The Blanket

The Blanket - A Journal of Protest & Dissent
Oderint dum Metuant

Some said the vigil was a sign of the growing unease at the criminal activities of what one person called a "Goodfellas" gang of IRA "peacetime" paramilitaries. People complained of IRA punishment beatings, racketeering, intimidation and sexual violence over recent years - Angelique Chrisafis, The Guardian

Anthony McIntyre • 9 February 2005

Whatever the time of the year funerals are invariably cold occasions. At least that is how they are stored in and replayed from the memory bank. Looking back over those that I have attended I cannot think of any that were without chill. The least bit of warmth in the body is involuntarily pushed out by the first peel of the chapel bell, which tolls for the deceased as they begin that final journey to the grave. Even if the day in question was sunny nothing of the sun bursts through when later the mind's playback button is pressed.

Yesterday's funeral in East Belfast for Bert McCartney was a cold occasion in every sense of the word. Those of us who stood outside St Matthew's Chapel shifted from foot to foot as the funeral mass took place inside. I watched a senior PSNI member leave the church towards the end and walk by us. The day previous he had appeared on television outlining the progress in the investigation of Bert McCartney's murder. Having been at odds with the cops all my life I was somewhat surprised and confused by a desire welling up inside me to bid him 'good luck' in his effort to remove the cut-throat killers of Bert McCartney from the streets of Belfast. While I said nothing, the thought that he should have good luck remained with me all day. Watching the victim's distraught loved ones, his tiny children, and anguished friends and neighbours walk in the cortege that winded its way through damp streets, to wish failure on the cops on this one would simply be to deny justice to everyone who shed tears yesterday. The butchers of Bert McCartney are no different from Mark Wright and James Fisher, the two Scots Guards members who plied their murderous trade to end the life of Peter McBride. Why should the cops be denied the luck needed to ensure Bert's killers no longer stalk Belfast streets?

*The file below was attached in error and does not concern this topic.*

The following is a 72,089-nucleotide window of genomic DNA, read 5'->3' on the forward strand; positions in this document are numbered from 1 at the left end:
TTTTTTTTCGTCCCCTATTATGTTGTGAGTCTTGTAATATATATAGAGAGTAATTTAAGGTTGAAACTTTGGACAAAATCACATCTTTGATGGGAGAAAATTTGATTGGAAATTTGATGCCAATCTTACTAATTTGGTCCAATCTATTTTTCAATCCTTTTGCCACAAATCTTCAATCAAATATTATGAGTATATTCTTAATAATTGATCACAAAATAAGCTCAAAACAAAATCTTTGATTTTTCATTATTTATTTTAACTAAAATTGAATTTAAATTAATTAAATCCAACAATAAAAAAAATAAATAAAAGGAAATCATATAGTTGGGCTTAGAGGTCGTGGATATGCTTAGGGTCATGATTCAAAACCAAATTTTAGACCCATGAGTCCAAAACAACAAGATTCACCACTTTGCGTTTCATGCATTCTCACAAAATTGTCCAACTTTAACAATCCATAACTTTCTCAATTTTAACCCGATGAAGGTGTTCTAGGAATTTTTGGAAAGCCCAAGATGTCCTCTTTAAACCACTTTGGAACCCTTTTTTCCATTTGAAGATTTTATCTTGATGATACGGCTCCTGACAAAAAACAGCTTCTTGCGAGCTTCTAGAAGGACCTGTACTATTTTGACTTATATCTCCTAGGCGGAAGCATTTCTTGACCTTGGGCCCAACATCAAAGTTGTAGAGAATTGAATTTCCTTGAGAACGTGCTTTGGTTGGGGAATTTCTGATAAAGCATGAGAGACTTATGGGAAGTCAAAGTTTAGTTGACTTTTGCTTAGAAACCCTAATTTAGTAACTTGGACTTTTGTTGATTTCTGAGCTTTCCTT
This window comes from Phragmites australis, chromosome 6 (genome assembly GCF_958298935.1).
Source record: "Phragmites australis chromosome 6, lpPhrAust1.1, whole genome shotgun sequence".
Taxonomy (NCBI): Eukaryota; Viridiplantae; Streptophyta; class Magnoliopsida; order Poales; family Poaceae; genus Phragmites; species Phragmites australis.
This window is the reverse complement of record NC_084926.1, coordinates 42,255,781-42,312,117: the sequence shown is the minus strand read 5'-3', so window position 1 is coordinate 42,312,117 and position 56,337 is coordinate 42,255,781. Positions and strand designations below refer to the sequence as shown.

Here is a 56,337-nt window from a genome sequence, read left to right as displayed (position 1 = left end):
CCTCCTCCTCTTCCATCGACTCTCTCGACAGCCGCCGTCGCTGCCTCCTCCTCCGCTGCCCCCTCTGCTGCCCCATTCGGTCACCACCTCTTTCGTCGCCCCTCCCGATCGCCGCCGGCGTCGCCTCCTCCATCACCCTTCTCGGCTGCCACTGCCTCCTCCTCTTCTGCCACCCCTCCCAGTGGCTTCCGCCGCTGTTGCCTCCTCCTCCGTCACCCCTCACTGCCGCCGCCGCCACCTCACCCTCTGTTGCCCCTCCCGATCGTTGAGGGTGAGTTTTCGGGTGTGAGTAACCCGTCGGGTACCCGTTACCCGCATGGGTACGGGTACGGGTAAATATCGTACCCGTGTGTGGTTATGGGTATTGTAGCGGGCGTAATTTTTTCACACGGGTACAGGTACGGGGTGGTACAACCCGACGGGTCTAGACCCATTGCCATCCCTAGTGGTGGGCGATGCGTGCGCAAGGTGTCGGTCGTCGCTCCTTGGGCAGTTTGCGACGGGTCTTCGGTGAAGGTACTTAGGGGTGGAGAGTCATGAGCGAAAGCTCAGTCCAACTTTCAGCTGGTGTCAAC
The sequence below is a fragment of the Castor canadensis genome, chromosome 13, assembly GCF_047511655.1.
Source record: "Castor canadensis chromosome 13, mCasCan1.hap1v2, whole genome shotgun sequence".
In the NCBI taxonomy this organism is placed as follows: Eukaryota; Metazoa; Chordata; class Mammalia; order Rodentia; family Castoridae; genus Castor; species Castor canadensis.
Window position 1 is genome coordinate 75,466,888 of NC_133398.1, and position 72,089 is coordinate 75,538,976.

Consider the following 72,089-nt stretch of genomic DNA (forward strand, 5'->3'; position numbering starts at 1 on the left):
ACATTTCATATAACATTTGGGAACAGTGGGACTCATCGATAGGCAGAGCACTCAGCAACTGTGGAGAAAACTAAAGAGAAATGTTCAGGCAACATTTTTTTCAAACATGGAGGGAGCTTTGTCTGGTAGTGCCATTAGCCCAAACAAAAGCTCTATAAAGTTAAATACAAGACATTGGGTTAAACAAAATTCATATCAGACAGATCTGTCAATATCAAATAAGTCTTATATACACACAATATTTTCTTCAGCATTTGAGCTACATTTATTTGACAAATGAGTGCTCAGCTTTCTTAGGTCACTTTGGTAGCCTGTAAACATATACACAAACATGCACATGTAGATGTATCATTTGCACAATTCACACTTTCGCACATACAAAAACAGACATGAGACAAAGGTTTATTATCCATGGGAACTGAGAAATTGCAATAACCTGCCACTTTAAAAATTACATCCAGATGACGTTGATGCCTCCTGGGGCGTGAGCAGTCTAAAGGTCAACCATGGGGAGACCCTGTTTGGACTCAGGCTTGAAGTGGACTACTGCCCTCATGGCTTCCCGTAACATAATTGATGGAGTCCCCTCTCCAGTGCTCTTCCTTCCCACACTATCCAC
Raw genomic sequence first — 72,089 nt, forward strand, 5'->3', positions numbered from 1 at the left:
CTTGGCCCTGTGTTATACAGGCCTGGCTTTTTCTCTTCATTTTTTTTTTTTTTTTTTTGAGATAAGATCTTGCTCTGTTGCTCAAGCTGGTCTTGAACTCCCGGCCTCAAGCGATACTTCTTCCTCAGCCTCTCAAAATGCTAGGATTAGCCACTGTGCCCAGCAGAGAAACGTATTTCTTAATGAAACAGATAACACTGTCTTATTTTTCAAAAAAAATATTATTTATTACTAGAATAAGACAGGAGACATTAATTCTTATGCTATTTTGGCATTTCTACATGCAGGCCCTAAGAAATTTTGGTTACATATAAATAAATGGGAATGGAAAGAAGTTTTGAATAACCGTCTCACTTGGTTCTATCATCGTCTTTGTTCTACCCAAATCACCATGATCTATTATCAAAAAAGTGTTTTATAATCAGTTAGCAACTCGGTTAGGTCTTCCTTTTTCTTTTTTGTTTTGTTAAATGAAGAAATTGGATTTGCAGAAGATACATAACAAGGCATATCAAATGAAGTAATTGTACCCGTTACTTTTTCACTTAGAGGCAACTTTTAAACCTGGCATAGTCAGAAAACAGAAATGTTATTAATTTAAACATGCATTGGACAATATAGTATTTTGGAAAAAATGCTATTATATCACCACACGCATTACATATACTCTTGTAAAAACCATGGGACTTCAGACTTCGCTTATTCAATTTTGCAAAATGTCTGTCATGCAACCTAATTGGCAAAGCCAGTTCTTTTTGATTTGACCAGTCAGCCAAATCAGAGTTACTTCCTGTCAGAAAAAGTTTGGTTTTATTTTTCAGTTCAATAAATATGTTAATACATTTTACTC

Watching news coverage of the funeral later in the day, the comments of the officiating priest may have passed me by as eulogising words sincerely offered as a balm to his family were it not for the observation of my wife. She said that the sentiment 'greater love hath no man than this, that a man lay down his life for his friends,' showed that Bert had more in common with Bobby Sands than those who murdered him had. An image flashed through my mind of Bobby, defenceless and naked in the H-Blocks, surrounded by screws ready to tear into him. Reading Brendan Devine's account in the Irish News of how his friend was confronted with thugs reinforced such imagery. Bert had stood, hopelessly outnumbered, holding up his hands as he reasoned with his would be killers, 'nobody deserved this. We didn't do anything.' Reason died and hate slithered away to cover up the evidence of its crime.

Talking to locals as the funeral procession weaved its way along the Mountpottinger Road, I listened as they spoke not only of their abhorrence but also their fear. And the source of their fear was members of the organisation which had sprang into existence as their defenders. I teased this out, suggesting that the IRA had never been populated by Shankill Butcher types and would hardly want them about the organisation now. They accepted the logic but protested that some republicans had visited homes in the area telling people to stop discussing the events surrounding the murder. One long time Sinn Fein voter mentioned one of those named in the grapevine as having plunged the knife into the two drinking buddies and said, 'you know yourself he is a sadistic scumbag and has been so all his days.' I could hardly dispute it, mentally recalling complaints that came through regularly about the same person when prior to the Good Friday Agreement I had staffed a Sinn Fein office in the Lower Ormeau Road. Had I failed to sufficiently flag it up years ago?